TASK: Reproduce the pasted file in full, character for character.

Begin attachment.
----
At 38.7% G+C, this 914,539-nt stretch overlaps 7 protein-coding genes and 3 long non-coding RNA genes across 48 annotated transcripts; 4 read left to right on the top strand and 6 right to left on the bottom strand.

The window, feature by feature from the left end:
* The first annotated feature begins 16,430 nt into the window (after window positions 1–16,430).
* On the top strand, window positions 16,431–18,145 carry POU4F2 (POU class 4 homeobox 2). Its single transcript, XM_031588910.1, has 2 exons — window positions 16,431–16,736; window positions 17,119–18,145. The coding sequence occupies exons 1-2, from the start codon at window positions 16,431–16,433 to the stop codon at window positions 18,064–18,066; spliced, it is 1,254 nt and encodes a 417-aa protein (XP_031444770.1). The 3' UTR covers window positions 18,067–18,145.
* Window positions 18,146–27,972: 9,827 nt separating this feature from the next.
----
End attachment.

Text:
At 38.7% G+C, this 914,539-nt stretch overlaps 7 protein-coding genes and 3 long non-coding RNA genes across 48 annotated transcripts; 4 read left to right on the top strand and 6 right to left on the bottom strand.

The window, feature by feature from the left end:
* The first annotated feature begins 16,430 nt into the window (after window positions 1–16,430).
* On the top strand, window positions 16,431–18,145 carry POU4F2 (POU class 4 homeobox 2). Its single transcript, XM_031588910.1, has 2 exons — window positions 16,431–16,736; window positions 17,119–18,145. The coding sequence occupies exons 1-2, from the start codon at window positions 16,431–16,433 to the stop codon at window positions 18,064–18,066; spliced, it is 1,254 nt and encodes a 417-aa protein (XP_031444770.1). The 3' UTR covers window positions 18,067–18,145.
* Window positions 18,146–27,972: 9,827 nt separating this feature from the next.